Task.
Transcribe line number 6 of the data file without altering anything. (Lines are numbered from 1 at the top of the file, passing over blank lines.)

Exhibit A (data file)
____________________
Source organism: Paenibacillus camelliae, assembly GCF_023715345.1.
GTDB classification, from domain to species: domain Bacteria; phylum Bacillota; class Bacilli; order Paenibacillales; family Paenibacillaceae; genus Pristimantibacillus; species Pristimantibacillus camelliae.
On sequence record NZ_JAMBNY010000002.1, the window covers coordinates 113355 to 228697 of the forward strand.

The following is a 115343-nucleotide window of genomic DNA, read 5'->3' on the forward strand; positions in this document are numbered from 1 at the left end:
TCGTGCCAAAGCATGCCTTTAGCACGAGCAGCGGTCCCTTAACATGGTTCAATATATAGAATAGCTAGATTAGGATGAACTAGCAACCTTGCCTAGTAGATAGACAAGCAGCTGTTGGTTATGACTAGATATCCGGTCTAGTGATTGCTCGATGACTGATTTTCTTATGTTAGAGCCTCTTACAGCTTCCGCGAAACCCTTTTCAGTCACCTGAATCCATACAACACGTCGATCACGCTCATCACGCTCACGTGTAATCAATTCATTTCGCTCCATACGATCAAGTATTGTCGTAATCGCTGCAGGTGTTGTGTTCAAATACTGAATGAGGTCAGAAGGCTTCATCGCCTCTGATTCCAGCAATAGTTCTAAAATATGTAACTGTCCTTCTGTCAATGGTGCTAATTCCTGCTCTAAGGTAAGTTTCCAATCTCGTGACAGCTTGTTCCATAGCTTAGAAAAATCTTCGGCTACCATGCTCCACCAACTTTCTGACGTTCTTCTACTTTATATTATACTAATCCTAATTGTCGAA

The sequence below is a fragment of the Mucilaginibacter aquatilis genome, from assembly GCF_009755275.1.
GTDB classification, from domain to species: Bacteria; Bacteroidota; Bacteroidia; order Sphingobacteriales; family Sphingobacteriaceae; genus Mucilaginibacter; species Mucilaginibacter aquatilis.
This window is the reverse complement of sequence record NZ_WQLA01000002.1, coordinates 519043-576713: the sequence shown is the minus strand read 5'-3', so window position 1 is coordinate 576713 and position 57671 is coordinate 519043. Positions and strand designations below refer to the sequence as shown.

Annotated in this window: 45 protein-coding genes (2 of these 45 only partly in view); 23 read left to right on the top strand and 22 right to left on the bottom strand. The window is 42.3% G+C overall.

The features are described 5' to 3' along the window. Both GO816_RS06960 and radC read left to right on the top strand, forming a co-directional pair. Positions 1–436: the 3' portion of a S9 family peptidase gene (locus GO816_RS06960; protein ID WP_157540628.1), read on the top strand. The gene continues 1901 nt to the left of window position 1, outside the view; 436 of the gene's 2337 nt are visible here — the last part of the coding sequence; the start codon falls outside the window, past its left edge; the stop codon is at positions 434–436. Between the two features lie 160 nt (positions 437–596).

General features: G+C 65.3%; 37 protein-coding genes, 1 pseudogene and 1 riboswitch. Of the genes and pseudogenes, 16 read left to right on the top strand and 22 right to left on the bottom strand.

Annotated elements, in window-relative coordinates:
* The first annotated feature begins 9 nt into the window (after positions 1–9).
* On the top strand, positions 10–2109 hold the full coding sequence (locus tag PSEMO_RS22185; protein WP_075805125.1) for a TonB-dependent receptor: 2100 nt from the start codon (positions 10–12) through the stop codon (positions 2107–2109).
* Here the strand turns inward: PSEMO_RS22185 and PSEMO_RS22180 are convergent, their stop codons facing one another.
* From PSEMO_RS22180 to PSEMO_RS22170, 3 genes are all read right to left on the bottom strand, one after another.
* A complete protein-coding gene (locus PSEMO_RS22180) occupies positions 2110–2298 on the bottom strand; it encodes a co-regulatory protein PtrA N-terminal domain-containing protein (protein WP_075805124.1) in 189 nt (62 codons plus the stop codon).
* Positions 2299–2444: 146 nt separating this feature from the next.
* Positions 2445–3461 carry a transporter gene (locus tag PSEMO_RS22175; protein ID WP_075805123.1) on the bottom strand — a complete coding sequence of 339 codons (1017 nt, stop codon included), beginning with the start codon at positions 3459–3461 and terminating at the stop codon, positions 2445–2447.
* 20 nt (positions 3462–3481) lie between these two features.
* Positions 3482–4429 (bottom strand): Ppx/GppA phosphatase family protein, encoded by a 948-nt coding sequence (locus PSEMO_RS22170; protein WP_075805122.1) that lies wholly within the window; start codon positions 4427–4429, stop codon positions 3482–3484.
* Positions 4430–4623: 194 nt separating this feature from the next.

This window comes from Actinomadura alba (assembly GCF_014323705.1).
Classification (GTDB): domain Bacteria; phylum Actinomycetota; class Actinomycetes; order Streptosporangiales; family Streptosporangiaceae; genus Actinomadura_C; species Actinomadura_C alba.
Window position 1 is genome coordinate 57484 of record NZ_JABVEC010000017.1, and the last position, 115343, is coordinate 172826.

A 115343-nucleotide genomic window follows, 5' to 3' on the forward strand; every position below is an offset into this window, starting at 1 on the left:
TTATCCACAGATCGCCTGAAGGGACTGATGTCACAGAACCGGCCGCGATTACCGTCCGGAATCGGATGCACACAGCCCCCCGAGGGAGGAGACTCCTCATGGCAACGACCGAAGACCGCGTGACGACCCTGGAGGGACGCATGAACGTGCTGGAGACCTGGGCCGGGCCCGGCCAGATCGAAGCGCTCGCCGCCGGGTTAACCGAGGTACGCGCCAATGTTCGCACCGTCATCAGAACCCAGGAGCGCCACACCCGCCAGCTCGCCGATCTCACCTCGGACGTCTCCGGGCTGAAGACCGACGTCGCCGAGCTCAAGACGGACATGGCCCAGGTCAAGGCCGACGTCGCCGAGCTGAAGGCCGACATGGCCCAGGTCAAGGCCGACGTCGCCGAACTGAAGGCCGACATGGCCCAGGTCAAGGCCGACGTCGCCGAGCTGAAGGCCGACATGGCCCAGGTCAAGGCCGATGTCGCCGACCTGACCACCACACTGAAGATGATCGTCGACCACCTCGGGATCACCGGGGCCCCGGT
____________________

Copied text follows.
The sequence below is a fragment of the Mucilaginibacter aquatilis genome, from assembly GCF_009755275.1.